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Measure out the oat flour (just eyeball it), and add salt and baking powder. Add to the banana mush, and add liquid until your mixture resembles pancake batter. If you don’t know what pancake batter looks like…well, that’s a problem that’s beyond the scope of this tutorial. Don’t worry, these are super forgiving.

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Cook the Dancakes for about a minute on each side. Prevent your eager baby from grabbing them out of the pan.

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I ran out of cooking spray, so I had to use coconut oil.

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Confession: I’m terrible at flipping pancakes. Tom, on the other hand, is a pancake whisperer. He is the official pancake man in this house. But Dancakes are my job.

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Yeah, that’s right—I’m the cool mom who makes Mickey Mouse pancakes for her child.

Break the Dancakes into halves or thirds and serve. Make sure your baby has one piece in each hand at all times. Don’t let your baby see you snitching them. Enjoy!

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***

One more quick thing:

You may have noticed the poll in my sidebar. This blog has been up for a few years now, and my twelve loyal readers have a pretty good feel for what it’s about. I’d like to know what you like about this blog, and what content you’d like to see more of in the future. If you could take a second and respond to the poll, that’d be great! Thanks!

 

It’s Camp NaNoWriMo Time! (And a (Late) Easter Greeting)

That’s right, I’m doing this crazy thing again!

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Camp NaNoWriMo happens in April and July. It’s basically like the main November event, but with less rigid rules. You can write nonfiction, you can edit existing novels—you can even set your own word count goal. Because April is going to be an exciting month for our family (Dan’s birthday(!!!), moving(!!!), work training/flea market extravaganza in San Antonio(!!!)), I’m going to set myself a nice, cushy goal of 25,000 words.

It probably looks like I only write during NaNoWriMo events, but that’s purely accidental. The original start date for this novel was January 1, but in November Dan got a UTI, Tom left town for a few days, and Tom and I both got some nasty throat infection. Prewriting got totally derailed as I was dealing with more important things, so I pushed the start date back to March. Thanks to Plague Kid, February was less productive than expected, so I gave myself an extra month and figured I might as well participate in Camp with my writing group.

What am I writing, you ask? I’m terrible at answering that question, especially at this point. Everyone is looking for a different type of answer. The simplest answer is that it’s a YA fantasy loosely based on the fairy tale “Brother and Sister.” I’ve been joking that it’s a story about knitting and thermodynamics, but it’s probably got more knitting and less thermodynamics than anyone really wants. That’s all the description you get because I don’t want to jinx it, but that’s better than my usual answer of, “Um, stuff.”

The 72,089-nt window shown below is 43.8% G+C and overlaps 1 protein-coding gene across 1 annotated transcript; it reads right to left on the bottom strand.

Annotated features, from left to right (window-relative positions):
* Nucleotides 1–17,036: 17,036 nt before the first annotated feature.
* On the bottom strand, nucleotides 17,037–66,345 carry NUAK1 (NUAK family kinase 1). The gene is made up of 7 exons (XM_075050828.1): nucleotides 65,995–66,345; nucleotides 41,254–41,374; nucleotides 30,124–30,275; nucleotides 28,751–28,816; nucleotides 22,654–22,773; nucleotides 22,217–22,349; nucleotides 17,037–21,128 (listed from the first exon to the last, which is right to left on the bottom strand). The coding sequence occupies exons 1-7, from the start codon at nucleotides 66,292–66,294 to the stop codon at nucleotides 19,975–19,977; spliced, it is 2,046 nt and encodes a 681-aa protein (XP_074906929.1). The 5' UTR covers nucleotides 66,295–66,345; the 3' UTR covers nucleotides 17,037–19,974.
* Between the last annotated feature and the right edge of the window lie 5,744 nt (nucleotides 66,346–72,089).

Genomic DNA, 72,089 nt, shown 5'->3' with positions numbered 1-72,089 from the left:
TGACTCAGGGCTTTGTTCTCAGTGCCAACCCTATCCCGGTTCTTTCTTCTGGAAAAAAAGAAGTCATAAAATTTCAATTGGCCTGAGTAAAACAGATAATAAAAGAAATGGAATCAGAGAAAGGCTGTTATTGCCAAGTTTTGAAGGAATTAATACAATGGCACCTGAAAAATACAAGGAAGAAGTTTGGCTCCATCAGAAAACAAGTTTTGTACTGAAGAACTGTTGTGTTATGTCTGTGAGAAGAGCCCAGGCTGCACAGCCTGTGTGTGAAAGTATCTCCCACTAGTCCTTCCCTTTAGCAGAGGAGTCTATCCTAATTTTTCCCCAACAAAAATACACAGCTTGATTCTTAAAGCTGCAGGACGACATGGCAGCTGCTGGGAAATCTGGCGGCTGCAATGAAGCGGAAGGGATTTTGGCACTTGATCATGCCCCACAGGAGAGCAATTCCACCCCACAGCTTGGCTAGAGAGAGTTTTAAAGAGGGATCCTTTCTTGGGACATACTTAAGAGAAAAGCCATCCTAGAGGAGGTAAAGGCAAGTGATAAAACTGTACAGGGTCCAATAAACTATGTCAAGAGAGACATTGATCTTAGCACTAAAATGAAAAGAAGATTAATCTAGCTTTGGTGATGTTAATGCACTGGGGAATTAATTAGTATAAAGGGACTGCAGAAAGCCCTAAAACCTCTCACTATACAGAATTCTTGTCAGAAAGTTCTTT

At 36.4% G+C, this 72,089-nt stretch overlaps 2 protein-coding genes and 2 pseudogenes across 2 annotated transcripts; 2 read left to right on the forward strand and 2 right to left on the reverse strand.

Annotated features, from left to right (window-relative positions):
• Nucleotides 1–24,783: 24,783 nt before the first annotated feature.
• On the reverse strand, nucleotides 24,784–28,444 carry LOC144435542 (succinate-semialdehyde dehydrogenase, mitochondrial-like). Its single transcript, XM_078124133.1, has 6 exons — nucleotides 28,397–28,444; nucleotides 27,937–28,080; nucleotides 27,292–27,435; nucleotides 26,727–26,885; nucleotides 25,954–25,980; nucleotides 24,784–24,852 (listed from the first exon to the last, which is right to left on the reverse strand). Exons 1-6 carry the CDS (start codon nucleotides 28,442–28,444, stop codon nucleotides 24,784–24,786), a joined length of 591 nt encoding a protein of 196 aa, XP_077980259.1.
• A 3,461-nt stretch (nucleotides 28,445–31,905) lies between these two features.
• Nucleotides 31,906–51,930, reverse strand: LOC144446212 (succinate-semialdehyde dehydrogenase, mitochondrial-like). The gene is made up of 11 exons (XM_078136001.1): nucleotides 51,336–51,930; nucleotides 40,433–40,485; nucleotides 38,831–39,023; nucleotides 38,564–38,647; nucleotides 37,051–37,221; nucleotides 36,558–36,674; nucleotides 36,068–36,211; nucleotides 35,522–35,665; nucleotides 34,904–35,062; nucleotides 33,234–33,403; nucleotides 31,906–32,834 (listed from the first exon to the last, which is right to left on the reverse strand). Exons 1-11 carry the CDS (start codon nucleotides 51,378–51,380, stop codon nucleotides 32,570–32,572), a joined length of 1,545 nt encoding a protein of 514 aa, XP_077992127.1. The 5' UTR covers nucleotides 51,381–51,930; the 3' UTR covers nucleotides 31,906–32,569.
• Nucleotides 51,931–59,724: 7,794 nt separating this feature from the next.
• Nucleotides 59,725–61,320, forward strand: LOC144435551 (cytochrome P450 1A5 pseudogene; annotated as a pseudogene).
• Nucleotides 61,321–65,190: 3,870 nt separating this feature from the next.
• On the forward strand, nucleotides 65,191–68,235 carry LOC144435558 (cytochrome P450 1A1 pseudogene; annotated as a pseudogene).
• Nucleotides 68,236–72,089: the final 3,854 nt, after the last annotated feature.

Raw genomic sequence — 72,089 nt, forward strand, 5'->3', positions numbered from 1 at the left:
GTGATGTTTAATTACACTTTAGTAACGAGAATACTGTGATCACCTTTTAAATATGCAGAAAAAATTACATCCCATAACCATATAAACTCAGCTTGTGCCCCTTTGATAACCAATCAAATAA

Anyway, wish me luck, and I’ll try to keep you updated throughout the month.

***

In other news, I hope everyone had a fantastic Easter!

I’ve been unnaturally exhausted lately, so I  dropped the ball on our Easter celebration this year. Dan didn’t get an Easter basket or hunt for eggs. Dinner was leftover enchiladas, and there wasn’t a single Cadbury Mini Egg in the house all weekend. Dan broke out in hives as soon as we got to church and had to be taken home, and I definitely didn’t buy him a cute Easter outfit.

Everyone's posting pictures of their children in adorable Easter outfits, and I'm over here like...

The “do-rag” is to keep him from scratching his head.

Of course, none of that is the point of Easter. None of these frivolous traditions (or lack thereof) can add to (or detract from) Jesus Christ’s atonement for the sins of mankind, or His miraculous resurrection. His “great atoning sacrifice” has blessed my life and my family more than I can comprehend.

I’ll leave you with the words of modern-day apostles of the Lord:

We bear testimony, as His duly ordained Apostles—that Jesus is the Living Christ, the immortal Son of God. He is the great King immanuel, who stands today on the right hand of His Father. He is the light, the life, and the hope of the world. His way is the path that leads to happiness in this life and eternal life in the world to come. God be thanked for the matchless gift of His divine Son.